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Prognostic implications of coronary calcification in patients with obstructive coronary artery disease treated by percutaneous coronary intervention: a patient-level pooled analysis of 7 contemporary stent trials.
MedLine Citation:
PMID:  24846971     Owner:  NLM     Status:  Publisher    
OBJECTIVE: To investigate the long-term prognostic implications of coronary calcification in patients undergoing percutaneous coronary intervention for obstructive coronary artery disease.
METHODS: Patient-level data from 6296 patients enrolled in seven clinical drug-eluting stents trials were analysed to identify in angiographic images the presence of severe coronary calcification by an independent academic research organisation (Cardialysis, Rotterdam, The Netherlands). Clinical outcomes at 3-years follow-up including all-cause mortality, death-myocardial infarction (MI), and the composite end-point of all-cause death-MI-any revascularisation were compared between patients with and without severe calcification.
RESULTS: Severe calcification was detected in 20% of the studied population. Patients with severe lesion calcification were less likely to have undergone complete revascularisation (48% vs 55.6%, p<0.001) and had an increased mortality compared with those without severely calcified arteries (10.8% vs 4.4%, p<0.001). The event rate was also high in patients with severely calcified lesions for the combined end-point death-MI (22.9% vs 10.9%; p<0.001) and death-MI- any revascularisation (31.8% vs 22.4%; p<0.001). On multivariate Cox regression analysis, including the Syntax score, the presence of severe coronary calcification was an independent predictor of poor prognosis (HR: 1.33 95% CI 1.00 to 1.77, p=0.047 for death; 1.23, 95% CI 1.02 to 1.49, p=0.031 for death-MI, and 1.18, 95% CI 1.01 to 1.39, p=0.042 for death-MI- any revascularisation), but it was not associated with an increased risk of stent thrombosis.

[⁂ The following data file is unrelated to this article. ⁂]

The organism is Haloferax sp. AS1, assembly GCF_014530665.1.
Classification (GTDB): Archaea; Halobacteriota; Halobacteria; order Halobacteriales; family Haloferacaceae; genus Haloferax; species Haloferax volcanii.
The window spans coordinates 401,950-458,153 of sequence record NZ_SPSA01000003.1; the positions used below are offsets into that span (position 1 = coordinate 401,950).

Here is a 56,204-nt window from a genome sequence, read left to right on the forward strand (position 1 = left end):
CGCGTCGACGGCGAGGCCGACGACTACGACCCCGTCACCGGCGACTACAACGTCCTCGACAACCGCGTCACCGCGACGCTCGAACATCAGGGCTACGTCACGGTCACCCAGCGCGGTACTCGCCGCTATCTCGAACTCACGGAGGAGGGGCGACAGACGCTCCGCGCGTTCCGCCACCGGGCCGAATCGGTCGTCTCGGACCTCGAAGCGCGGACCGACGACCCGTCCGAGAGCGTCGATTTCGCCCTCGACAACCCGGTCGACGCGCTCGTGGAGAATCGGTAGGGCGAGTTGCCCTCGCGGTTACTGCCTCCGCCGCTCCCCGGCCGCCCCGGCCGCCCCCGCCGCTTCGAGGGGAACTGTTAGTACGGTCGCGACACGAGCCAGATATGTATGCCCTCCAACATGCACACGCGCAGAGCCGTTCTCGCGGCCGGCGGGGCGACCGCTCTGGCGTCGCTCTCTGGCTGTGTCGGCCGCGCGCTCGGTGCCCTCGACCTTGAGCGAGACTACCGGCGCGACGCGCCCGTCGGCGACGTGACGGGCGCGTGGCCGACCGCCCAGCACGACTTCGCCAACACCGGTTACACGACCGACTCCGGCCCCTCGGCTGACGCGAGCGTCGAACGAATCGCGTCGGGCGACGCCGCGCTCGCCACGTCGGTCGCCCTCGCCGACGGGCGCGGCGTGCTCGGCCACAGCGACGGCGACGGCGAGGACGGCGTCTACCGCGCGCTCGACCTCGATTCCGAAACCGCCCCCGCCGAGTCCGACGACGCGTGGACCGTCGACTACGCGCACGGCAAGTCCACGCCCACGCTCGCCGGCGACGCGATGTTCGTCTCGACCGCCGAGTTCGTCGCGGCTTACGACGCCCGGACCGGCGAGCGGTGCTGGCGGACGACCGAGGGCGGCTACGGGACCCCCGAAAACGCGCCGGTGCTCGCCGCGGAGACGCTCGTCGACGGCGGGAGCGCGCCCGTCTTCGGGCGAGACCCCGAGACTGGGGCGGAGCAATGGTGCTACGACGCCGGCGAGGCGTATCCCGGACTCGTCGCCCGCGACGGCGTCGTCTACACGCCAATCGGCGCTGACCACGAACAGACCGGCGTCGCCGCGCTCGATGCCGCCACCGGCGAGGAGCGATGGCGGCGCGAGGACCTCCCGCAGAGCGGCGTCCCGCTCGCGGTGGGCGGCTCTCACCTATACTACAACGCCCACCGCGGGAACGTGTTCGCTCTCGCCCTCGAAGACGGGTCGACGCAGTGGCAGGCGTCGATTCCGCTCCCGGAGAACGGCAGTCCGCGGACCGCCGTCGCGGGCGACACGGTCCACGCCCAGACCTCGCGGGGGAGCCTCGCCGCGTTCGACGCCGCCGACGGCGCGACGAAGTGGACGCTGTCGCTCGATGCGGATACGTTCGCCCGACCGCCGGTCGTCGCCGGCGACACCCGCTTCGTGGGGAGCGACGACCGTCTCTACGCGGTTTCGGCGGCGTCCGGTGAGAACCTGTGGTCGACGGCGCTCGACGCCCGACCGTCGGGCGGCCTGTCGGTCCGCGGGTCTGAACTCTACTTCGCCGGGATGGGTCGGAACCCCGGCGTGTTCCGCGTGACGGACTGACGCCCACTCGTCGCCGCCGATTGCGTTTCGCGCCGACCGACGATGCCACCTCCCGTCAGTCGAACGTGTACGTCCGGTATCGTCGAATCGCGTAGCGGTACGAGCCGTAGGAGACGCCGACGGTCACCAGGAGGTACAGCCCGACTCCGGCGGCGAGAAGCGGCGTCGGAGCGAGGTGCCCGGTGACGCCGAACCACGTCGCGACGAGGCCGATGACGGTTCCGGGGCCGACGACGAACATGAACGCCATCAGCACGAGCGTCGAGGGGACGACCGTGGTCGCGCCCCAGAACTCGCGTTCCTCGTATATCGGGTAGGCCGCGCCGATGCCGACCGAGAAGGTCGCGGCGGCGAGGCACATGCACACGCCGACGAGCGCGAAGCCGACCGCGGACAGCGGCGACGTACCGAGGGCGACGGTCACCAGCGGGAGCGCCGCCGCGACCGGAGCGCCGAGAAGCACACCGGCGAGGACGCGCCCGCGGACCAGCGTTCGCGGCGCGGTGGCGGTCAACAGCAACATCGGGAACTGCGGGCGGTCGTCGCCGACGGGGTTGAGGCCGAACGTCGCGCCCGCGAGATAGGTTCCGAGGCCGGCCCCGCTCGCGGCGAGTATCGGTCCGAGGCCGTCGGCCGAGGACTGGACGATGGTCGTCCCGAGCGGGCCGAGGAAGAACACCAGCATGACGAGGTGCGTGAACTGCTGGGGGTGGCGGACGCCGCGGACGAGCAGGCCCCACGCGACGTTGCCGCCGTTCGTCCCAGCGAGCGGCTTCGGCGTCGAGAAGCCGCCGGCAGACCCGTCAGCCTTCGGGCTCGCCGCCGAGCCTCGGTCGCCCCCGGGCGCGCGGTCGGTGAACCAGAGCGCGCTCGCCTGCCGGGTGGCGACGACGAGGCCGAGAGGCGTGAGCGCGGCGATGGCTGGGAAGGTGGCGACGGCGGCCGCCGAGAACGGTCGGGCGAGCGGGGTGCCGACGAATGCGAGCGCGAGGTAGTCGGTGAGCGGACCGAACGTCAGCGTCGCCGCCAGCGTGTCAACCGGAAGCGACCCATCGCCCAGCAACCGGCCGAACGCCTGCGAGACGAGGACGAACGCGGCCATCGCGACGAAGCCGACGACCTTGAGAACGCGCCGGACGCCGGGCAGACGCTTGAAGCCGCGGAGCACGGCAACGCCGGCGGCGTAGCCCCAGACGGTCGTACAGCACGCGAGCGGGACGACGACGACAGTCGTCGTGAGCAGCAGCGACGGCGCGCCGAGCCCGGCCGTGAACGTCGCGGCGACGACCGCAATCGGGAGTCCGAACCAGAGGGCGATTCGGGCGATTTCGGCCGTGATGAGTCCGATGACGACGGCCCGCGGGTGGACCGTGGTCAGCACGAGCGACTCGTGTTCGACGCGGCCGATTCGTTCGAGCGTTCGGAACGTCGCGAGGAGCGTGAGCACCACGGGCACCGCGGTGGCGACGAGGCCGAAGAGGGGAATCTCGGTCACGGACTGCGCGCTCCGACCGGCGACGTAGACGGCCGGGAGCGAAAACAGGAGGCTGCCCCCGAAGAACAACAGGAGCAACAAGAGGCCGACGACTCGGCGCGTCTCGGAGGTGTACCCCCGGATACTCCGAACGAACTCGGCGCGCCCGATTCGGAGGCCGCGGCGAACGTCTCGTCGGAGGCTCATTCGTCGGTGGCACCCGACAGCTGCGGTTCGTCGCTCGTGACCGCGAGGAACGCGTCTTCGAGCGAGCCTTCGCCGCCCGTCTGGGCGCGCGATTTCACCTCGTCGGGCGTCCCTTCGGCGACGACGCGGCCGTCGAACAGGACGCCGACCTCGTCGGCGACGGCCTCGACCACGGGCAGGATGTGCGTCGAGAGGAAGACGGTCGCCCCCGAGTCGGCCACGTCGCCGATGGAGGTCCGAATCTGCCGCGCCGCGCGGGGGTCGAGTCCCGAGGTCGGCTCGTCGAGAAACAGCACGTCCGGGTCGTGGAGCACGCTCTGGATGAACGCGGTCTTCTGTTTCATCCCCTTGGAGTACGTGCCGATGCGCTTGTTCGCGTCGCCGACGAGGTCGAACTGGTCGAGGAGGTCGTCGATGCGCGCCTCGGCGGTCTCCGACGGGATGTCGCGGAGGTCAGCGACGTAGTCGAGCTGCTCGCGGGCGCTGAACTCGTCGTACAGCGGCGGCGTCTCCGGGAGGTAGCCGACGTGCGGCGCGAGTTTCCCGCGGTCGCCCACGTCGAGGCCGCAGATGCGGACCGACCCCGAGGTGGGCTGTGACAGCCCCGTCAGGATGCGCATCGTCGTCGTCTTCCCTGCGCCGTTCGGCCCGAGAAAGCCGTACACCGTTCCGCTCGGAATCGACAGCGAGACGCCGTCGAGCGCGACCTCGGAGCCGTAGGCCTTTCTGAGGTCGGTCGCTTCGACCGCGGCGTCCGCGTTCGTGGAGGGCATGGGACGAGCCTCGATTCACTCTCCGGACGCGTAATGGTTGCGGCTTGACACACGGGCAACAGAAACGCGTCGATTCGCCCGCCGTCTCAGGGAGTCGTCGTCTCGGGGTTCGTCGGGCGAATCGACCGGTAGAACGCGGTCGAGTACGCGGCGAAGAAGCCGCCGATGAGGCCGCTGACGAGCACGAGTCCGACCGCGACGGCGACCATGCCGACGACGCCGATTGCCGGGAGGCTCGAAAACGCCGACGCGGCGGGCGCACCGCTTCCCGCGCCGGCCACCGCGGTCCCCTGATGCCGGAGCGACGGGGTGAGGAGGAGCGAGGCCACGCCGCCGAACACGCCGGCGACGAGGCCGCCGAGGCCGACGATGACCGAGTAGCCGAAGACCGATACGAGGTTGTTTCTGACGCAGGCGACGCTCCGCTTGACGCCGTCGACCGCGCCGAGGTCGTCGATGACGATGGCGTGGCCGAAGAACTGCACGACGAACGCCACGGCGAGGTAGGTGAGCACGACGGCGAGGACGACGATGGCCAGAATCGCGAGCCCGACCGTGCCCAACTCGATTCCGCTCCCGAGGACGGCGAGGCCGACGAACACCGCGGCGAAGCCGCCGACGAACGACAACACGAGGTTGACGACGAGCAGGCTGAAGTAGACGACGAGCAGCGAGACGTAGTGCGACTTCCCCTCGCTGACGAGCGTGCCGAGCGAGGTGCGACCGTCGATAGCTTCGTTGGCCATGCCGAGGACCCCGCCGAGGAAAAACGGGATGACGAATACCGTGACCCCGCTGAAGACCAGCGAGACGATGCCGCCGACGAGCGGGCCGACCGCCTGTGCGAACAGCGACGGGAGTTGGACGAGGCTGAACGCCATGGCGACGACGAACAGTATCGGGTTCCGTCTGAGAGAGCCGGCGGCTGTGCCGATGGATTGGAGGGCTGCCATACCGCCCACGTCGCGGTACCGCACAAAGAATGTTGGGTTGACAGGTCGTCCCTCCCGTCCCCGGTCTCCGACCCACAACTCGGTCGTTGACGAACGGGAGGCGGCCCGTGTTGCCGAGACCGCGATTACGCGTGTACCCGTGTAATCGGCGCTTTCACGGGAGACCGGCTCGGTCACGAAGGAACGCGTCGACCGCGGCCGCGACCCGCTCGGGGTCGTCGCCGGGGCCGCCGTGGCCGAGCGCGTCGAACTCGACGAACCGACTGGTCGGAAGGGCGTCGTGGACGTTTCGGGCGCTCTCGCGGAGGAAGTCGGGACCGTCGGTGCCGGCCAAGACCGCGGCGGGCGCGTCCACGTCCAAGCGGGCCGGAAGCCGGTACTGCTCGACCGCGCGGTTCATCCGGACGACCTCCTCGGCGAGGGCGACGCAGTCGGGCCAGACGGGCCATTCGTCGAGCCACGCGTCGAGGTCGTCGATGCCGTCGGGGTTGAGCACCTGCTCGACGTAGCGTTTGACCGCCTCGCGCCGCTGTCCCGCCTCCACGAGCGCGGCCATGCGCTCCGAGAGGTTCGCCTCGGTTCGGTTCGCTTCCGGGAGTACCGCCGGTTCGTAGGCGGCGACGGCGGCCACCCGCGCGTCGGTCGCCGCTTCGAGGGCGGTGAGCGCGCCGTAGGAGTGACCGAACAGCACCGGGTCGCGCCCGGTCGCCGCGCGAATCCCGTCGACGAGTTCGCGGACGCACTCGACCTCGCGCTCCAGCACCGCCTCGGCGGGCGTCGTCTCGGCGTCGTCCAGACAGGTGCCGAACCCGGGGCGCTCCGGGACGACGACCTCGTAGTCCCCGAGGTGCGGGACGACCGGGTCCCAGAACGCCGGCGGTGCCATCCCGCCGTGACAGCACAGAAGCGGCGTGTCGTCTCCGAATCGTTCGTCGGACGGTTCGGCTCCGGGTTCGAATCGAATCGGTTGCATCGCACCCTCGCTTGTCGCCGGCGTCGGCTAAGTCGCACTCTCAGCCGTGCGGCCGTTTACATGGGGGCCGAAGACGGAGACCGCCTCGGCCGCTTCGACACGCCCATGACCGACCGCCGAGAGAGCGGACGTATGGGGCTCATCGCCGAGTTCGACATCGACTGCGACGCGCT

CONCLUSIONS: Patients with severely calcified lesions have worse clinical outcomes compared to those without severe coronary calcification. Severe coronary calcification appears as an independent predictor of worse prognosis, and should be considered as a marker of advanced atherosclerosis.
Christos V Bourantas; Yao-Jun Zhang; Scot Garg; Javaid Iqbal; Marco Valgimigli; Stephan Windecker; Friedrich W Mohr; Sigmund Silber; Ton de Vries; Yoshinobu Onuma; Hector M Garcia-Garcia; Marie-Angele Morel; Patrick W Serruys
Publication Detail:
Type:  JOURNAL ARTICLE     Date:  2014-5-20
Journal Detail:
Title:  Heart (British Cardiac Society)     Volume:  -     ISSN:  1468-201X     ISO Abbreviation:  Heart     Publication Date:  2014 May 
Date Detail:
Created Date:  2014-5-21     Completed Date:  -     Revised Date:  -    
Medline Journal Info:
Nlm Unique ID:  9602087     Medline TA:  Heart     Country:  -    
Other Details:
Languages:  ENG     Pagination:  -     Citation Subset:  -    
Copyright Information:
Published by the BMJ Publishing Group Limited. For permission to use (where not already granted under a licence) please go to
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